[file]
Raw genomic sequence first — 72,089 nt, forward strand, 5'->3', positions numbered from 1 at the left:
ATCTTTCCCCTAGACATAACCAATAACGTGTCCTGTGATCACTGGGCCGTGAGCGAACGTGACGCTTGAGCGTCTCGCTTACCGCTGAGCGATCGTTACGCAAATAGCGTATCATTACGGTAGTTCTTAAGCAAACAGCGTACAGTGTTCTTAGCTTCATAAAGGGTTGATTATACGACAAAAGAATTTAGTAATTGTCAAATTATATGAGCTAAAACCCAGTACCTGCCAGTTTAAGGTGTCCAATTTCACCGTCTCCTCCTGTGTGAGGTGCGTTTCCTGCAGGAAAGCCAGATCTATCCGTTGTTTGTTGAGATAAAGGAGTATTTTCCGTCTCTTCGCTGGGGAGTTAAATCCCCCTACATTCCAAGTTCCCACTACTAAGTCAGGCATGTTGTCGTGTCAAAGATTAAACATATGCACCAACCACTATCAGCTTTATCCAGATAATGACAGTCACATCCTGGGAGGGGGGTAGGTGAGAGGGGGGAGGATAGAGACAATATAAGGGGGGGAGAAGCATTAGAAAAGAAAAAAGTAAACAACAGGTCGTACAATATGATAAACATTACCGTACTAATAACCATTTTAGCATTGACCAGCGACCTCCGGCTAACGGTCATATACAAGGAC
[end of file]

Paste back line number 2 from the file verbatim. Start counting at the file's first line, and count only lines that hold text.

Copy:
ATCTTTCCCCTAGACATAACCAATAACGTGTCCTGTGATCACTGGGCCGTGAGCGAACGTGACGCTTGAGCGTCTCGCTTACCGCTGAGCGATCGTTACGCAAATAGCGTATCATTACGGTAGTTCTTAAGCAAACAGCGTACAGTGTTCTTAGCTTCATAAAGGGTTGATTATACGACAAAAGAATTTAGTAATTGTCAAATTATATGAGCTAAAACCCAGTACCTGCCAGTTTAAGGTGTCCAATTTCACCGTCTCCTCCTGTGTGAGGTGCGTTTCCTGCAGGAAAGCCAGATCTATCCGTTGTTTGTTGAGATAAAGGAGTATTTTCCGTCTCTTCGCTGGGGAGTTAAATCCCCCTACATTCCAAGTTCCCACTACTAAGTCAGGCATGTTGTCGTGTCAAAGATTAAACATATGCACCAACCACTATCAGCTTTATCCAGATAATGACAGTCACATCCTGGGAGGGGGGTAGGTGAGAGGGGGGAGGATAGAGACAATATAAGGGGGGGAGAAGCATTAGAAAAGAAAAAAGTAAACAACAGGTCGTACAATATGATAAACATTACCGTACTAATAACCATTTTAGCATTGACCAGCGACCTCCGGCTAACGGTCATATACAAGGAC